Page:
Can humour and mental health ever be an acceptable combination? Does controversial comedy have the potential to make us think more deeply about a subject without mocking or trivialising it in the process?
Many stand-up comedians, most notably the late George Carlin, have stressed the opinion that no topic should be considered out-of-bounds for humorists, particularly if the act of addressing such subject matter has the capability of bringing previously taboo issues into the public eye.
This certainly seems to be the view of the infamous Dr Demento, one of American radio’s most colourful characters, who for the past forty years and more has riffed on the subject of mental illness with a mixture of irreverence and genuine deliberation.
A larger-than-life creation
Dr Demento is the larger-than-life creation of Barry Hansen, a DJ with a special interest in novelty recordings and contentious comedy songs. In spite of his boisterous radio persona, Hansen cannot be pigeonholed as a ‘shock jock’ - with a Master’s degree in ethnomusicology and folklore, he has published widely on the subject of novelty songs and unusual recordings, and has emerged as a leading expert in the field on account of his prolific articles in magazines and books.
His humour, while often controversial in its choice of subject, is always tempered by incisive intelligence and a sharp eye for critical detail.
The influence of the Dr Demento character stems largely from his popular Dr Demento Radio Show, which was broadcast from 1970 to 2010 before Hansen began releasing a weekly programme over the Internet.
With a loyal fanbase of listeners, Hansen used his show as a vehicle to revive novelty songs from past decades as well as showcasing new artists who had produced unusual recordings that would otherwise have fallen into obscurity.
Some of this music included satirical approaches to the issue of mental health, amongst many other topics, and such was the cult popularity of his show that Hansen released more than a dozen album compilations of material in the years 1975-2001, including Dr Demento’s Dementia Royale and Holidays in Dementia.
Like so many of the songs that his show has presented, Hansen gleefully revels in the postmodern chaos of contemporary life. While it would be easy to baulk at the superficially scandalous approach taken by some of his featured artists towards mental illness, such an analysis would overlook entirely Hansen’s subtle correlation between the impaired perception of dementia and the fractured crisis of identity facing modern music.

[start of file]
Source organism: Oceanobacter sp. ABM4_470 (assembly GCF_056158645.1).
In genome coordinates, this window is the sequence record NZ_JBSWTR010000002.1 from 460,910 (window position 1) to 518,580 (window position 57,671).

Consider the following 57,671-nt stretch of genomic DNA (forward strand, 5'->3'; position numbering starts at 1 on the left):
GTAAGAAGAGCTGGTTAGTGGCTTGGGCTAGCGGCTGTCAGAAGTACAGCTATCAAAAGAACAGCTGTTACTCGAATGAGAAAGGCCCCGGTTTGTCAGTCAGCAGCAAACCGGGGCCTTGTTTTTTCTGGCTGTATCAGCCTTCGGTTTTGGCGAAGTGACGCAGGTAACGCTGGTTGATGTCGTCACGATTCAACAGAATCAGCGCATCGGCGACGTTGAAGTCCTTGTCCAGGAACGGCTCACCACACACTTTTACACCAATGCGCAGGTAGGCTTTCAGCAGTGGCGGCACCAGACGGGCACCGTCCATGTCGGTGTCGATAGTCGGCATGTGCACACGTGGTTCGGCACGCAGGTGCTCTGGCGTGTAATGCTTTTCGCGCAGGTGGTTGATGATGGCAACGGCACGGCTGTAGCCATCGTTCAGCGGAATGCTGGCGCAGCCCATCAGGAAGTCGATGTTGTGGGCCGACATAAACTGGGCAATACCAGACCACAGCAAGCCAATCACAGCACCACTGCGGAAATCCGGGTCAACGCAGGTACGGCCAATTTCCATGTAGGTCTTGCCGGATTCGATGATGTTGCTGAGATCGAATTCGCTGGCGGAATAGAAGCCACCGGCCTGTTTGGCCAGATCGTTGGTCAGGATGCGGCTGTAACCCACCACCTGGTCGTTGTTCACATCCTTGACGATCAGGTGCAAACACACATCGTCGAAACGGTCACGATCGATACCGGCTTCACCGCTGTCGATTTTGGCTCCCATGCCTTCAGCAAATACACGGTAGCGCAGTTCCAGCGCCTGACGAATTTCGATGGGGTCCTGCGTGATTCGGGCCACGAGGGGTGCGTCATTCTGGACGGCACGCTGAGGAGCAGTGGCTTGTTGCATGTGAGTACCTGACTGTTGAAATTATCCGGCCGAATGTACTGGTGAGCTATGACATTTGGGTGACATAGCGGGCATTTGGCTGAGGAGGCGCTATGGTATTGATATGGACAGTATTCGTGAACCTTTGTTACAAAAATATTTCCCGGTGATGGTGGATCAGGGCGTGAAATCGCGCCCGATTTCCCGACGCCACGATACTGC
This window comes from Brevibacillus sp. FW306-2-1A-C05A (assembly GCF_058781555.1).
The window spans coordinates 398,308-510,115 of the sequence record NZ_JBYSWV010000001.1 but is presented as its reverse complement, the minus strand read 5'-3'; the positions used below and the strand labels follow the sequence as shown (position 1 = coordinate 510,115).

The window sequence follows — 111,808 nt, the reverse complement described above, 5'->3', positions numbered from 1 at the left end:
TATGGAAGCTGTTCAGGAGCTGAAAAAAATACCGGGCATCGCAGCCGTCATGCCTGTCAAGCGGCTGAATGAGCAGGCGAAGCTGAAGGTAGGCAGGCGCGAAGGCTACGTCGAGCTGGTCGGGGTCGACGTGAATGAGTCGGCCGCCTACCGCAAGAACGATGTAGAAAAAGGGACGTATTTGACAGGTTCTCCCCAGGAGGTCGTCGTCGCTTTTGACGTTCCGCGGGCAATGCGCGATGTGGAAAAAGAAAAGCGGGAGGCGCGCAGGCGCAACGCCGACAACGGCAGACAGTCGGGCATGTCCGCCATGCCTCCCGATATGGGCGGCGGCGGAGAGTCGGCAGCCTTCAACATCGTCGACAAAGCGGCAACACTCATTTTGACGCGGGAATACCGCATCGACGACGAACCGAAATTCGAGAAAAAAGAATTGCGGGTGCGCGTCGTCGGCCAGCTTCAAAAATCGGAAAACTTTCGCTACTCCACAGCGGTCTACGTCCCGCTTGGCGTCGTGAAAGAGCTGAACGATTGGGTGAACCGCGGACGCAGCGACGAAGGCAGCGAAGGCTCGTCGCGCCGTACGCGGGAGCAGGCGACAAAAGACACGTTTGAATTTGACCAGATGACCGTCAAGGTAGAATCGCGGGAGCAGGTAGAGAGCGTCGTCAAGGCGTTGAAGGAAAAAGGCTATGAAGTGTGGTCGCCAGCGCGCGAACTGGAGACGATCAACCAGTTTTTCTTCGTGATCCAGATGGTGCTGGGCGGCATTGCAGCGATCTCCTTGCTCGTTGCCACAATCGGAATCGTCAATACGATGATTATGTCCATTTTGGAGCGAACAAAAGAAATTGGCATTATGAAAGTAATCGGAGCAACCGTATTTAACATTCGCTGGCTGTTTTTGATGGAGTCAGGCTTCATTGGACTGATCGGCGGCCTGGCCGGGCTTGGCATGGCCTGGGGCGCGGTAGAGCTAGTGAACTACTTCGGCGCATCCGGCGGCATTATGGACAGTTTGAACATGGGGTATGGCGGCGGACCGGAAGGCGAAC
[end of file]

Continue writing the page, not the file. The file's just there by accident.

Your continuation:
Creative inventiveness crucial
For Hansen, the commercial popularity of the music he showcases means little (many of the songs he popularised had been long forgotten for decades before he revived them), and creative inventiveness is crucial. From the point of view of the music industry, this is a somewhat counterintuitive approach, and yet Hansen candidly endorses it.
For the Dr Demento Radio Show, what matters is not that a song has the potential for proven marketability, but that it is interesting, parodic, and has the aptitude to make people proactively think about what they are listening to.
So too, in this sense, Hansen seems to be making the point that dementia - and mental illness generally - are not conditions which should set people apart from the mainstream, but that people who are affected by it all part of the same culture and should be recognised accordingly.
Lives celebrated, not isolated or excluded
The lives of these people should be celebrated, he seems to emphasise, and not isolated or excluded. He does not shrink from the fact that dementia is a debilitating condition, but by drawing a parallel with the inherent confusion and commotion of the modern condition he strikes a note of inclusiveness which encourages listeners to feel a mutuality of purpose, a common humanity, irrespective of the condition of someone’s mental health.
This may seem an unusually profound insight for what is, in essence, a novelty radio show, but it remains nonetheless a laudable ethical goal that transcends the ostensible bad taste of Dr Demento’s perennially well-populated turntable.